Two Counties Lay Claim to Grant for Music Venue
Thursday, September 27, 2007
Eager to bring a Birchmere Music Hall to downtown Silver Spring, the legislature committed $2 million to the project this year. But Montgomery County is bringing a different club, the Fillmore, to the city. And the Birchmere is going to a new development at the University of Maryland in College Park.
So who gets the money?
Montgomery Executive Isiah Leggett (D) says it belongs to the county, regardless of which company builds the venue. But his immediate predecessor, Douglas M. Duncan, who now works for the university, has a different take.
"I view it as the state keeping its word," Duncan (D) said yesterday in an interview. "Montgomery County has a whole different project now."
Duncan, vice president for administrative affairs, has lined up a powerful ally in his quest to secure the state money. Senate President Thomas V. "Mike" Miller Jr., a Democrat whose district includes part of Prince George's and an enthusiastic booster of U-Md., his alma mater, said the money "is going to be for the Birchmere, and it's going to be located in Prince George's County."
"The money is not going anywhere," he said yesterday after a news conference to announce a tentative deal with Live Nation to build one of its Fillmore clubs at Colesville Road and Georgia Avenue. "That seems pretty outlandish that someone would make that case."
The difference in interpretation sets up a showdown in Annapolis between Montgomery and Prince George's counties. It also puts Duncan in the awkward position of challenging the county he led for 12 years and the funding of a project that is part of his legacy.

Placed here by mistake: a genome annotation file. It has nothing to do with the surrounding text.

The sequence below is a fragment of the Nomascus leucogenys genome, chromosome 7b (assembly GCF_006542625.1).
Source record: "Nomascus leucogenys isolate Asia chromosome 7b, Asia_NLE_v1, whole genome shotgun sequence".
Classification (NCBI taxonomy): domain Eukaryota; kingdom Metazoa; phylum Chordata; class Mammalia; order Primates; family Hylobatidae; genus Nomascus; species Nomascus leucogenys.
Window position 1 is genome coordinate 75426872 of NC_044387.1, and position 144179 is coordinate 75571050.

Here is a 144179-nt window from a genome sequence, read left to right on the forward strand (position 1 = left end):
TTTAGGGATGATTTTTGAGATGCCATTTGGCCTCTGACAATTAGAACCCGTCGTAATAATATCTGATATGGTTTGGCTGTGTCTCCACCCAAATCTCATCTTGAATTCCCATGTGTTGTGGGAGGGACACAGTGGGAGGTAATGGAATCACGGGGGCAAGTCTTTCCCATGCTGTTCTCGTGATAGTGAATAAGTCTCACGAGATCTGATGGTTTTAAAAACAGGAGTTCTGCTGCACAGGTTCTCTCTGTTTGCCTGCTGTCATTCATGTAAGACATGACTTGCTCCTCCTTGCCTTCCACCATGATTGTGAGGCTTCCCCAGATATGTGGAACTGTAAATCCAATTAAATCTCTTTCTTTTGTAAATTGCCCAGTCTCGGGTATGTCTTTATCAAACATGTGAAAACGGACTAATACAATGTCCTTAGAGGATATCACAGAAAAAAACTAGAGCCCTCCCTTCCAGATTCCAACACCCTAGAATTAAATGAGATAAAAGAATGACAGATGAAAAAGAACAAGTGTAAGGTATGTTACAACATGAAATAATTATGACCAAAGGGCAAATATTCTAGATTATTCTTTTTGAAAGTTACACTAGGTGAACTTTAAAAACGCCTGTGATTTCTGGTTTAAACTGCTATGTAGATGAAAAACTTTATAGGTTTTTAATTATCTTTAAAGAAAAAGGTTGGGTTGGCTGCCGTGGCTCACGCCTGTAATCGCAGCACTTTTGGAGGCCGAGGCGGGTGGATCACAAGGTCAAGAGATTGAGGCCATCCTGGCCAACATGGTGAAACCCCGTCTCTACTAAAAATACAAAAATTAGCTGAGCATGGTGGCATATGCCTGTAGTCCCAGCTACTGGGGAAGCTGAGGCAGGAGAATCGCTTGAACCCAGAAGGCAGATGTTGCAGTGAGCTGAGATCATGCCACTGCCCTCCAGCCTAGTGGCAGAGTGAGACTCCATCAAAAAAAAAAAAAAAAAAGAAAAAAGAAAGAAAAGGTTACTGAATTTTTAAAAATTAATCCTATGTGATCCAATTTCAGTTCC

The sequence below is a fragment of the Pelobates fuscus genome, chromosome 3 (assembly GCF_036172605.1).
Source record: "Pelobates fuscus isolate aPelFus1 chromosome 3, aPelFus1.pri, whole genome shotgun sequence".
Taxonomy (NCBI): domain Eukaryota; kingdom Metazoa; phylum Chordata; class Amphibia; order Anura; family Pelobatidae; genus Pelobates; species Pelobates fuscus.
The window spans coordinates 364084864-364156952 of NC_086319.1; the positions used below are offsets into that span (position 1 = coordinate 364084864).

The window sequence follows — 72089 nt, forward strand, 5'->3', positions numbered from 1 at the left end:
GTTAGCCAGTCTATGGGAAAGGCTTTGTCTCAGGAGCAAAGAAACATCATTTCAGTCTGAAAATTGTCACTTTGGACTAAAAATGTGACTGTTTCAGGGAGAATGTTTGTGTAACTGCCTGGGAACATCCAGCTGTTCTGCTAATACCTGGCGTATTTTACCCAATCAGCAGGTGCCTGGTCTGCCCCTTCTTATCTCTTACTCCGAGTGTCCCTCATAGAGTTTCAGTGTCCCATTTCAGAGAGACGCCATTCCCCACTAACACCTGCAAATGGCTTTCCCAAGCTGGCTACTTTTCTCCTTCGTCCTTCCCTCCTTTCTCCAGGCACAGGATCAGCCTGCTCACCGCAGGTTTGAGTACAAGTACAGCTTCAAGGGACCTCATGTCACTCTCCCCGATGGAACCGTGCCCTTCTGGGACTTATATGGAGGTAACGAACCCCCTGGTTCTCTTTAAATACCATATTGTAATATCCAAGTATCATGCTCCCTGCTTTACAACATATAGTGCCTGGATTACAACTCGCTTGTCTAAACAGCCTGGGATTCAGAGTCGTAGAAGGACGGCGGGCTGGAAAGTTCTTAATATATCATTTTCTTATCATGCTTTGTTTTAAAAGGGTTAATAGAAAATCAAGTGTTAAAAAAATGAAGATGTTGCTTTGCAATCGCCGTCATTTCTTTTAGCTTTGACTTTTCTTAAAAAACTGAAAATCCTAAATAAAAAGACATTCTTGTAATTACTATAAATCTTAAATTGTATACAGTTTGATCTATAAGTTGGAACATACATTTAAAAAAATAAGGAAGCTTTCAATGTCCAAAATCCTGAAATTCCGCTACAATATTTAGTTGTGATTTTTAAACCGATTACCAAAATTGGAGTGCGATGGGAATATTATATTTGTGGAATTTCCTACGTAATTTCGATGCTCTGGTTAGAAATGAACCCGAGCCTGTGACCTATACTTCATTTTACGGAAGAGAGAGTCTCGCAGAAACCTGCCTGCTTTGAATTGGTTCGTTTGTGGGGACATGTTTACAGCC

The dispute centers on the wording of a line in the state budget. But at the heart of the controversy is fallout from the failed attempt to open a Birchmere in Silver Spring. Duncan spent five years courting the owners of the Alexandria-based music hall. He announced a tentative agreement last year with great fanfare, but it collapsed under Leggett's administration in late July.
"The Birchmere, to me, was the finishing touch on the revitalization of Silver Spring. It was a perfect fit," Duncan said yesterday. "No one was more disappointed than I was."
When negotiations broke down with the Birchmere, Leggett initiated talks with Live Nation, the world's largest producer of live music, for a venue that can accommodate as many as 2,000 people. The $10 million project relies on $4 million each from the state and county. Private investors would supply $2 million.
According to Gov. Martin O'Malley's budget for capital projects, which passed in April, the state will provide a $2 million grant "to the County Executive and County Council of Montgomery County to assist in the design, construction, and capital equipping of a facility for the Birchmere Music Hall in Silver Spring." Another $2 million was expected in the coming budget year.
Leggett raised the issue yesterday in a meeting with O'Malley (D). Afterward, Leggett spokesman Patrick Lacefield said, "We are wholly unconcerned about the future of the project." O'Malley spokesman Rick Abbruzzese said the governor told Leggett "that he would follow his lead on the important revitalization efforts taking place."
Del. Charles E. Barkley (D-Montgomery), one of the legislators who pressed for the money in the state budget, said the law would probably have to be tweaked to include the name of the county's new partners or exclude the Birchmere's name. But he said there is no question that the money was intended to continue the redevelopment of Silver Spring.
"Doug is in a new venue now," he said. "I understand him asking for it. But if he were county executive right now, I know what he'd be saying."